So armed with a grocery list from whole foods and Trader Joe’s, I went dairy free for a few weeks. The results were unbelievable! Within days William could say fifteen words and completely understood what I was saying to him. He had been in speech for over six months and nothing, but three days without dairy and he could understand me and speak. He was coming out of the isolation he had been kept in for the past two years.

If taking the kid off casein worked that well, then avoiding gluten would be next to try. Those results can take up to four months to see; plus getting the diet down and making mistakes is bound to happen. Again I hit up whole foods, which makes shopping for gluten and casein free items idiot proof!

Taking William off casein and gluten and soy was hard but the results far out way the effort. At three years old he can speak with an impressive vocabulary and has the receptive language of a seven year old.

Providing a diet like this sounds like a daunting task; gluten is literally in almost everything from normal breads to Chap Stick and even the backs of stamps and stickers. Here are some of the staples we have in our house for William:

  • Rice dream organic milk (only do organic, some rice milks have low levels of arsenic) instead of milk;
  • We also like the So Delicious Coconut milk and their yogurts and ice cream;
  • Earth’s Balance gluten free, casein free, and soy free butter and cooking butter;
  • Trader Joe’s dairy free pancakes or pancake mix, rice breads, corn breads;
  • Don’t do oatmeal unless it’s the Bob’s brand, others are made on equipment shared with milk and cross contaminated,
  • Enjoy Life chocolate bars;
  • Dayio cheeses;
  • Ian’s chicken nuggets.

The diet can be as inexpensive or expensive as you choose to have it. For eating out tips see the TACA website.

Please be mindful of these easy pitfalls:

  • stickers have gluten,
  • use only Crayola crayons,
  • be careful of yourcosmetics, soaps, chap sticks (Burt’s bees wax is clean),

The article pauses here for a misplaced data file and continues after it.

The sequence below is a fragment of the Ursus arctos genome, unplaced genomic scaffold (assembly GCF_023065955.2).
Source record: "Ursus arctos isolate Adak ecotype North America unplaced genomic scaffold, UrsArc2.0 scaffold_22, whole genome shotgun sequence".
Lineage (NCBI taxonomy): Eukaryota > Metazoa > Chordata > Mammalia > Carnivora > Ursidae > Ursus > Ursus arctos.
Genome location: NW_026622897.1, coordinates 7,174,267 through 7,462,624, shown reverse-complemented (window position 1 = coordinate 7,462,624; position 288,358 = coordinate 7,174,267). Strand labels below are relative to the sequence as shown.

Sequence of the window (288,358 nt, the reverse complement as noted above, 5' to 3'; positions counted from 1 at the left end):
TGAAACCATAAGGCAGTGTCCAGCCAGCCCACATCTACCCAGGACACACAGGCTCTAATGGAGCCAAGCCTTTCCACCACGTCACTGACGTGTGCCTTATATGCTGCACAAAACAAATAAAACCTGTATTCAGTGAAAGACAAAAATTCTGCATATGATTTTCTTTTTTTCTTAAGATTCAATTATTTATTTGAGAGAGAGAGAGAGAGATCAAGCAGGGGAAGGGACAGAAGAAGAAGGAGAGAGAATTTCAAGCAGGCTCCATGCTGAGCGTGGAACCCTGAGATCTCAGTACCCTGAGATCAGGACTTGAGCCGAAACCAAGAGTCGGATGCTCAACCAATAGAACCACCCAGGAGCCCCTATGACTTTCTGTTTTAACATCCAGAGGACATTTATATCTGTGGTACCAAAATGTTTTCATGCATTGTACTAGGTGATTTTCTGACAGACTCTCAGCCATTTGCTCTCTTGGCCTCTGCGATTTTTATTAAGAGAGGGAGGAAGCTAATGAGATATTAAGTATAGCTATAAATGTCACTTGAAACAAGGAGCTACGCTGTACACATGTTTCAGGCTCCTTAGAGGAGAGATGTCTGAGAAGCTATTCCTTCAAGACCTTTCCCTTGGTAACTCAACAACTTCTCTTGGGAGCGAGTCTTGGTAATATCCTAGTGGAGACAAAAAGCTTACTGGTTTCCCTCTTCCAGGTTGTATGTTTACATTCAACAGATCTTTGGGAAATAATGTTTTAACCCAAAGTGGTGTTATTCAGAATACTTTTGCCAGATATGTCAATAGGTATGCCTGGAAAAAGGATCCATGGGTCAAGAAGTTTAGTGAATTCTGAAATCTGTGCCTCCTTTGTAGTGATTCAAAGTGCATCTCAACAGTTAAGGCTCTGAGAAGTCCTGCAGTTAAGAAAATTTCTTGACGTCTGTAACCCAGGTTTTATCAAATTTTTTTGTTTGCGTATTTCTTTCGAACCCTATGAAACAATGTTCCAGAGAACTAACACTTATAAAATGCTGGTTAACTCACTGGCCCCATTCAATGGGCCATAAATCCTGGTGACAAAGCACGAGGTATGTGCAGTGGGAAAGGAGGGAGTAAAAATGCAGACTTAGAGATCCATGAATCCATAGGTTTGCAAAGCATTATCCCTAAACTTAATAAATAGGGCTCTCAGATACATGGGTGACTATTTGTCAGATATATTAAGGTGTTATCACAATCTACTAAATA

• anything with soy will have a similar effect as the casein.


William is doing amazing thanks to this diet and it’s easy to spot when we mess up because within thirty minutes he’s jibber jabbering some unintelligible words and spinning in circles for hours.

The other thing we do for him is provide B12 injections twice a week and a multivitamin along with cod liver oil in strawberry flavor. See a DAN Doctor if possible (defeat autism now) for the injections, use only methycobalamin.

So what do you do? It’s an easy answer if you want your child to progress, try the diet! What could it hurt? And in no way would you be alone! There are so many support groups out there and the TACA (talking about curing autism) website is phenomenal.

keywords: gluten, autism, "gluten free diet"

Douglas Cowan, Psy.D., M.S. is a licensed Marriage and Family Therapist in Tehachapi, CA who has been a skillful counselor to children, teens, and adults helping them to overcome ADHD, find relief for depression or anxiety, and solve other problems in life since 1989. He served on the medical advisory board to the company that makes Attend and Extress from 1997 through 2011, and he is the Editor of the ADHD Information Library online resource. His weekly ADHD Newsletter goes out to 9,500 families. Visit his website at for more information on achieving greater health, personal growth, Christ-centered spirituality, stress management, parenting skills, ADHD, working out the stresses of being a care-giver to elderly parents and also being a parent to teenagers, or finding greater meaning in retirement years, Dr. Cowan can be a valuable resource to you.

Douglas Cowan, Psy.D., MFT
27400 Oakflat Dr.
Tehachapi, CA 93561
(661) 972-5953